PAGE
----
Every year, the Indianapolis 500 is almost perfectly run. Speedway and Indiana State Police have traffic routes figured out precisely so that people can get home as fast as possible. Indianapolis Motor Speedway officials have the prerace traditions planned to the second, and whenever there is a crash during the race, the Holmatro Safety Crew is on the scene in seconds tending to the driver and picking up debris.
The usual precision and fantastic planning is the reason that yesterday’s SNAFU of security was so mind boggling and frustrating.
Hear me out. I understand that IMS wanted to increase their safety after the Boston Marathon bombings and I wholeheartedly understand that increased safety is an integral part of a large event nowadays. However, yesterday’s increased security was poorly planned and led to a lot of angry people. Angry is better than injured or dead due to an attack, but IMS could have made it so that neither happened and not just the latter.
A little back-story: My dad and I usually go up to our seats two hours before the green flag around 10 AM. Normally, we wait in line for five minutes as IMS employees, or “yellow shirts”, check bags and rip off ticket stubs. Normally, we’re in our seats by 10:20 once you include the walk to the gate and the walk to the seats once we’re inside.
Yesterday, we were greeted with an extremely long line. As soon as we stepped in line and saw how slowly it was moving, I said that we’d be lucky to get in by the green flag. We were lucky to get in right as the Star Spangled Banner was being sung after getting in line at the normal time. We were the lucky ones. Check out these pictures taken after we had gotten in and climbed to the top of the grandstands in turn one:
Now, here’s the problem. Yellow shirts were checking every single cooler, a first for the 500. However, with a purchased infield parking pass ($40), you may park your vehicle in the infield at the Indianapolis Motor Speedway. An entire car is driven into the infield with NO security check other than maybe a quick glance to see that you’re not running a gun store in the back seat of your vehicle. My point being, if a horrible person wanted to ruin people’s lives and the event, they’re going to find a way to do so, especially considering that entire automobiles can be driven into the track. There were plenty of security precautions at the Boston Marathon, but those terrorist losers still found a way to screw things up.
The second problem is that even though every single cooler was being “checked”, IMS had no extra yellow shirts, or at least it definitely didn’t seem like it compared to past years. Now, as any race goer will tell you, many yellow shirts don’t know what the hell they’re doing to begin with, but when you give them more responsibility, it leads to chaos and likely a lot of loyal fans missing the most important pre-race traditions and possibly even the green flag.
I understand that if something did go horribly wrong, IMS would want to be able to say “we had added safety precautions,” but if you’re going to add a new level of security, DO IT RIGHT. Hire extra employees (I know this costs money, but you’re the World’s Greatest Race Course, you have plenty of it). Close off Georgetown Road earlier than 8 AM and set up barricades that clearly lead to certain gates (many were confused as to what line they were in because no one was doing any directing). This will lead to an orderly line with no cutting (seems juvenile, I know, but some a-holes with no respect and dignity were walking right on up and cutting in, which made the log jam even worse. Plus, police and yellow shirts didn’t do anything about blatant offenders.). Have the security checks farther back in line, a few feet (20-50) away from the ticket takers, that way the two places where people have to stop are farther apart than right next to each other.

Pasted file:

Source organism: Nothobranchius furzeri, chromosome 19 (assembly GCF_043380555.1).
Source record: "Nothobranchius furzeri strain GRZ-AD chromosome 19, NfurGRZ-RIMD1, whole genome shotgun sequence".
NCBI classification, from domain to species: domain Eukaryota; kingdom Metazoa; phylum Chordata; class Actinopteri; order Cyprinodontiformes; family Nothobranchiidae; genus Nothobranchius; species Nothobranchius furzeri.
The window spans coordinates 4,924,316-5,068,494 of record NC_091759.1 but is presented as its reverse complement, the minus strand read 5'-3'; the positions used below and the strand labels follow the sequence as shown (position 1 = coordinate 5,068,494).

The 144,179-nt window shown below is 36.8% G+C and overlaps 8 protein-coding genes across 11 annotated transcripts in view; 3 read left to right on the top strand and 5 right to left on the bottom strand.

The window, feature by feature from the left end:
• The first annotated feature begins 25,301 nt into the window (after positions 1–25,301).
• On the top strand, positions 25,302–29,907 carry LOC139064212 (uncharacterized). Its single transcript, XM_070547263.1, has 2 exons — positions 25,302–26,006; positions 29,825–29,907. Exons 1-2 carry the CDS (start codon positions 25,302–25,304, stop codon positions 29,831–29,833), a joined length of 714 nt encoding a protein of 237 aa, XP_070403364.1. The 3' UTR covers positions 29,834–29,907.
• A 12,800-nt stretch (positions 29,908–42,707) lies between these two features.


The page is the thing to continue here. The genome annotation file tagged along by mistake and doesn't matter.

Next year, I’m sure that IMS will alleviate some of these issues, but the poor planning this year was pathetic. You can’t just add a whole new level of security without adding more manpower and better organization. The Indy 500 is an event that many have been going to for decades, and this year, some of those people missed important pre-race traditions that make up so much of what the Indianapolis 500 means.
Hell, by the time we finally got to the front, all we did was open the top of our coolers and the workers did a very quick glance before shooing us in so that they could get as many people in before the green flag. Obviously, pushing back the opening ceremonies wasn’t an option because of TV even though thousands still waited at Gate 5 on Georgetown.
Others may argue “you should’ve gone earlier” which is a somewhat good point, but that doesn’t change how poorly organized the security was. Pretty much whatever time you got in line, you were going to have to wait for longer than you should have had to.
The scary reality is that if someone wants to do something bad, they’re going to do something bad. Again, cars are allowed in the track, but everyone’s cooler full of beer and fried chicken was inspected.
If you’re going to try to prevent it, do it efficiently, even if it means paying more one-day workers.
I’m sure IMS knows it by now and that it’ll be better next year, but speedway officials should understand that it takes more work than normal to have more security than normal.